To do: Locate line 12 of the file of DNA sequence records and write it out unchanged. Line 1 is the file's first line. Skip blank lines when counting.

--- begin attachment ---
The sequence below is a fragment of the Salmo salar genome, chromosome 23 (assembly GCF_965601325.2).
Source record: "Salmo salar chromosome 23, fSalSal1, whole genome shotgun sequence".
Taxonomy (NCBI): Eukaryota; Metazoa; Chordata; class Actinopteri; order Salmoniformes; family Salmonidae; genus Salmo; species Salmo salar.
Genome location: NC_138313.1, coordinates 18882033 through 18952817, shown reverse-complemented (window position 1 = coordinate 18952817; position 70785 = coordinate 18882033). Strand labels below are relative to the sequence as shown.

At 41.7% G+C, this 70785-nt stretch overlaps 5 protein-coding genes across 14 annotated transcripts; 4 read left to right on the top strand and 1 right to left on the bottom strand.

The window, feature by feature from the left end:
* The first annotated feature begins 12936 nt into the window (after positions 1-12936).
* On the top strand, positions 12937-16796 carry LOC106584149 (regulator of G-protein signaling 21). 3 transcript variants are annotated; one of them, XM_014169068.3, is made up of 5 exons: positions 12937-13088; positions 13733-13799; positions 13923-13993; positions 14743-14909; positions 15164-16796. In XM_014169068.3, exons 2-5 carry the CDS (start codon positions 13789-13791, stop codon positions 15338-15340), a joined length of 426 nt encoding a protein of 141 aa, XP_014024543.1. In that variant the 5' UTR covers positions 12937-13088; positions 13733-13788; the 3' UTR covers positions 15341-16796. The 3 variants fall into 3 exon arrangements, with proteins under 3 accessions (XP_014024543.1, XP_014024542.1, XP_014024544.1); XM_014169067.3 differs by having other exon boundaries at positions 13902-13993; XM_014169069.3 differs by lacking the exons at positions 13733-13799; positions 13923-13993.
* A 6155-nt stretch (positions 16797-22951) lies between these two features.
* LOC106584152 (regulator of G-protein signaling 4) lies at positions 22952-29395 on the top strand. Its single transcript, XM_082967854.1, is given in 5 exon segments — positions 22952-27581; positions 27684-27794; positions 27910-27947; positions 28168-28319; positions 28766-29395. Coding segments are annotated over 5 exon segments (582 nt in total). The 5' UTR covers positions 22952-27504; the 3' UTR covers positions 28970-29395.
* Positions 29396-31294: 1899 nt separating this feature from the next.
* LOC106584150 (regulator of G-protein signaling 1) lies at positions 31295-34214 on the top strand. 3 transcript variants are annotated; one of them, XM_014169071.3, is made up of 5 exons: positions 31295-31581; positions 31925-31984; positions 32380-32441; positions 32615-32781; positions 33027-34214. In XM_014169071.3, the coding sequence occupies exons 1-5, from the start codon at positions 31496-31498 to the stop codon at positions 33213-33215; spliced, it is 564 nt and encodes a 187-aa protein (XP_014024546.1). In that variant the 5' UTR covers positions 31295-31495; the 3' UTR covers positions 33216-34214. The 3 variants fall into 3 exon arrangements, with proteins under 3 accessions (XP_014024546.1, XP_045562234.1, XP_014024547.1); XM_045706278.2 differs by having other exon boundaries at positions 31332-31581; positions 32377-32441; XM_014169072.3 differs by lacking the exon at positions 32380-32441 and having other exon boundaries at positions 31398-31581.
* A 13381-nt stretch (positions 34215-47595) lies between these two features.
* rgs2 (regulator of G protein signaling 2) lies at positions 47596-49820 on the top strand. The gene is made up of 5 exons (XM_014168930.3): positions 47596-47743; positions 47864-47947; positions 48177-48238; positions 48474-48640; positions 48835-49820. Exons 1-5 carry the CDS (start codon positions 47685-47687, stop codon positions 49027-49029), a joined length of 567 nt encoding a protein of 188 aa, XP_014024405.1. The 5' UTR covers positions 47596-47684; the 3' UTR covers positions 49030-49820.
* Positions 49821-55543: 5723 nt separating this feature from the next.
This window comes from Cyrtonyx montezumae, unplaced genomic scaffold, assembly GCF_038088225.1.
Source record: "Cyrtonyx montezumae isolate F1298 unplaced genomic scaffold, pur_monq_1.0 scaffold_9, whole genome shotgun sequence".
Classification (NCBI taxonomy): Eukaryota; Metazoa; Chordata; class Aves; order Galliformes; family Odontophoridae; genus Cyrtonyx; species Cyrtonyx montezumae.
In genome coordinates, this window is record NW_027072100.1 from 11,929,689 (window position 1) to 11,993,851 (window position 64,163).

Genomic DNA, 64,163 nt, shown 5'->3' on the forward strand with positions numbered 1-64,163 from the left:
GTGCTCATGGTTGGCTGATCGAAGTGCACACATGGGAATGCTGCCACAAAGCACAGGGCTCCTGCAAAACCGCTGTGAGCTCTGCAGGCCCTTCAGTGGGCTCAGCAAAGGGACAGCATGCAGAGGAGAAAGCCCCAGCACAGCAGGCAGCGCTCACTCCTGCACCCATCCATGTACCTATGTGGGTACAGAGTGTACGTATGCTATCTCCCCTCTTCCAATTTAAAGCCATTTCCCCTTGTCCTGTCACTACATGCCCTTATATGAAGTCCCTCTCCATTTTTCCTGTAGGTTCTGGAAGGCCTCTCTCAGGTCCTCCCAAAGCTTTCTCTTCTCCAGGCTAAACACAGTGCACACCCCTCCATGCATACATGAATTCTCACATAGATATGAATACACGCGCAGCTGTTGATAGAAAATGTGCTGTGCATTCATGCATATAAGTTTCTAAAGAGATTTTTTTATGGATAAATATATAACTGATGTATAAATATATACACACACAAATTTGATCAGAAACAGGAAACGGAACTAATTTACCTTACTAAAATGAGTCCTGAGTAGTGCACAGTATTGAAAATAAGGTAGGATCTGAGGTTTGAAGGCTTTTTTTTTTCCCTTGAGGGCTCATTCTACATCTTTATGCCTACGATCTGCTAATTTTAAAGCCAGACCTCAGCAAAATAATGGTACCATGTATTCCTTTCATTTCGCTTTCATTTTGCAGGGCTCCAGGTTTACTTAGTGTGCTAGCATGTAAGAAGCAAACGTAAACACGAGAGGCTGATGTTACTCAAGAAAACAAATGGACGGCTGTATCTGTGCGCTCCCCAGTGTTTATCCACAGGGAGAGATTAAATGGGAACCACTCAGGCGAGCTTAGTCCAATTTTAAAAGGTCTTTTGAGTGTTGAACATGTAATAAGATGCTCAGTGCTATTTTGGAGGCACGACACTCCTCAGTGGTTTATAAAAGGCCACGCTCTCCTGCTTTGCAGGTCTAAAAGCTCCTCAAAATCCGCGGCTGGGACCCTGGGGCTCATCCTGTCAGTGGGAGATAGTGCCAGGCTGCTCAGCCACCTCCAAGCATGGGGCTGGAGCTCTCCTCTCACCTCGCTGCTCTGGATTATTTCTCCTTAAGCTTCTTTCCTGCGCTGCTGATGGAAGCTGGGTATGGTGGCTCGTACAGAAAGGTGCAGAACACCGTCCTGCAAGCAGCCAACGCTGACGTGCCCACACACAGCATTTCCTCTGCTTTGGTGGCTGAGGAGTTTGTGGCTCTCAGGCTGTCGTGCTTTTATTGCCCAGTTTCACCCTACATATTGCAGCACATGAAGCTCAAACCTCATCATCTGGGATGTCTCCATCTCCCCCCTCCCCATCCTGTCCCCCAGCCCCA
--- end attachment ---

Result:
* LOC106584150 (regulator of G-protein signaling 1) lies at positions 31295-34214 on the top strand. 3 transcript variants are annotated; one of them, XM_014169071.3, is made up of 5 exons: positions 31295-31581; positions 31925-31984; positions 32380-32441; positions 32615-32781; positions 33027-34214. In XM_014169071.3, the coding sequence occupies exons 1-5, from the start codon at positions 31496-31498 to the stop codon at positions 33213-33215; spliced, it is 564 nt and encodes a 187-aa protein (XP_014024546.1). In that variant the 5' UTR covers positions 31295-31495; the 3' UTR covers positions 33216-34214. The 3 variants fall into 3 exon arrangements, with proteins under 3 accessions (XP_014024546.1, XP_045562234.1, XP_014024547.1); XM_045706278.2 differs by having other exon boundaries at positions 31332-31581; positions 32377-32441; XM_014169072.3 differs by lacking the exon at positions 32380-32441 and having other exon boundaries at positions 31398-31581.